It is a commonplace that the “Yes” campaign failed mainly because they could not construct a credible economic case for independence, and this Achilles heel was, predictably, capitalised upon by the unionist parties. Recent opinion polls have suggested have suggested that support for independence has climbed to over 50 per cent of the electorate. These polls should be taken with a very large pinch of salt. The reason for this assertion is that the legal, economic, and financial picture which prevailed at the time of the time of the referendum has not changed one iota, and looks set to continue well into the future. Prior to the 2014 Referendum, Alex Salmond claimed that he had received legal advice from the government’s law officers that an independent Scotland would automatically inherit the UK’s EU membership and opt-outs, including the opt-out from the single currency. He and his ministers then spent £20,000 of taxpayers’ money resisting a Freedom of Information request to disclose the exact nature of that advice. After losing this prolonged game of cat and mouse, Salmond had to admit that no such legal advice had ever been given. Neither is it likely that the EU will be any more amenable to allowing Scotland automatic inheritance at the time of any future independence referendum. For a start, such a proposal would receive fierce opposition from Spain, which has fought its own battles with Basque and Catalan nationalists over independence for those regions. Since Catalonia and the Basque Country reach into French territory, Scotland may expect opposition from France also. Italy too, with its German speaking population in South Tyrol, would be likely to look askance at any development towards the breakup of the UK. Even if it were desirable for an independent Scotland to enter the Eurozone, it was made clear that this would not be granted automatically either: Scotland would have to go through the normal application process, and then effectively be obliged to join the euro. In any event, given the stagnant rates of growth in the Eurozone, Scottish electors have become cold about the idea of adopting the euro, so it quietly faded from view on the SNP agenda, as did the much vaunted “arc of prosperity” from Norway to Iceland which the Party hierarchy had crowed that an independent Scotland would join, before the onset of the recession.
With the euro having become distasteful to Scottish voters, it speaks volumes for Salmond’s chutzpah that he was able to claim with a straight face before the referendum that in the event of independence, Scotland would then successfully negotiate a currency union with the remainder of the UK, a development which the main unionist parties in Westminster would simply accept without demur, and which would make the Bank of England lender of last resort for Scottish banks. No-one but a politician with a neck of purest brass could make such a claim. On so many levels it is utterly unrealistic to think that such a currency union would be forthcoming, not least because in the event of successful referendum for the SNP, Westminster would simply not be inclined to be magnanimous, and would probably refuse such a suggestion out of hand. If any such currency bargain was struck, one can be sure that it would be a harsh one, favouring Westminster (which would be fighting viciously to guard the interests of the rest of the UK) and ensuring that Scotland would pay its share of the debt to the rest of the UK down to the last penny, and perhaps even more. It is unlikely that an independent Scotland would sign up to such a harsh deal, and would be obliged therefore to adopt the euro.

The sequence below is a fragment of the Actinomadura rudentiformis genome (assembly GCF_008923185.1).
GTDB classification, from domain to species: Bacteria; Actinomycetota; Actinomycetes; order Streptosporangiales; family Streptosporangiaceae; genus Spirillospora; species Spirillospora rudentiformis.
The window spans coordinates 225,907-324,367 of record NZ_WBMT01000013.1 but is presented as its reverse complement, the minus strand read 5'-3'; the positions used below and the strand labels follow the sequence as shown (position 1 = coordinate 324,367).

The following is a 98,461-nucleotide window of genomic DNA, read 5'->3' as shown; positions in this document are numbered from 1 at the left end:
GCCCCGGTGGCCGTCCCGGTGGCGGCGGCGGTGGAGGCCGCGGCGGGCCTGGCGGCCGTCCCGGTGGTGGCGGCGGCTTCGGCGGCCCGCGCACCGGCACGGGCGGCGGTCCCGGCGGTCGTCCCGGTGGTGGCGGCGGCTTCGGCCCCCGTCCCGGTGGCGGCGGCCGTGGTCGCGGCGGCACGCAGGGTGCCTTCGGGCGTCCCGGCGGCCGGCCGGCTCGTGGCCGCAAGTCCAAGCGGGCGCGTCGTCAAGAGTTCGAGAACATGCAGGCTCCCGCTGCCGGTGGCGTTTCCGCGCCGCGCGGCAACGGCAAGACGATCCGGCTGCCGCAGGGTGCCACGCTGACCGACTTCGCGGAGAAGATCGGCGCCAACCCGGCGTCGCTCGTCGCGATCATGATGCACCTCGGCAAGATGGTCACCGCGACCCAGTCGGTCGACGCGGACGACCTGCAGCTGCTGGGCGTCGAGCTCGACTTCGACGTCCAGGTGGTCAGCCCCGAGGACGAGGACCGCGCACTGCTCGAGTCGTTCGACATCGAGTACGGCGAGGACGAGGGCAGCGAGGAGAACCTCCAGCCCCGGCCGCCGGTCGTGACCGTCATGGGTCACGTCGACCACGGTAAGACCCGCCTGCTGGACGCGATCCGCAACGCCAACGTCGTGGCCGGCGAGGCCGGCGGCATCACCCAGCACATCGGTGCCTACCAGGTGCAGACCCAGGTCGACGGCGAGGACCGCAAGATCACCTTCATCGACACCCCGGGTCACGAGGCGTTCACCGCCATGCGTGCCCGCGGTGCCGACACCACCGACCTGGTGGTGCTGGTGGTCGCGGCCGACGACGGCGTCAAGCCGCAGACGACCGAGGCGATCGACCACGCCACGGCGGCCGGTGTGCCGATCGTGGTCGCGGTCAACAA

One hobby horse ridden mercilessly over the years by Scottish nationalists has been that Scotland has never received its fair share of North Sea oil revenue, and in effect was being fleeced by London. However, the fact that Scotland receives considerably more spending per head of population than England under the Barnett Formula became abundantly clear to the English electorate during the pre-Referendum period, exploding one long-standing myth. Remaining with the theme of oil revenue, the SNP hierarchy attempted to play down the absolute centrality of these funds to any independent Scotland, with Salmond declaring that they would be simply a “bonus” to Scottish prosperity. Developments in the international oil market have not played out in favour of the cause of Scottish independence. With the slowdown in the Chinese economy, amongst other factors, cheap oil is presently abundant in the world, selling at $48 per barrel at the time of writing, and this may dip even further if Iranian oil comes on the world markets in significant quantities in the future. For an independent Scotland just to break even, the revenues gained from oil sales would have to rise by several thousand per cent. Goldman Sachs has suggested that this present era of cheap oil could last for the next five years. It is true that oil prices, like any other commodity, can go up as well as down, but to attempt to make a case for independence based on the present situation is surely a political kamikaze mission. On the figures cited above, it has been estimated that an independent Scotland, after paying its share of UK debts, would be some £8 billion worse off annually on secession. So how is this shortfall to me made up? Working on the assumption that an independent Scotland would have to join the Eurozone, it is probable that before long the fledgling nation would have to go on a cap-in-hand mission to the troika (the European Commission, ECB, and IMF) in order to negotiate a substantial loan. In return for this, swingeing cuts in public expenditure would be demanded, making the current austerity policy pursued by Westminster pale into insignificance by comparison. The first policy that would have to be scrapped would be free University tuition. This would be an ironic situation for the SNP to find itself in, given the amount of railing it has done against UK-wide austerity. Furthermore, Scottish voters have already seen this situation play out over this summer on their TV screens in relation to Greece. How likely is it that they will want to see a similar scenario replicated in Scotland?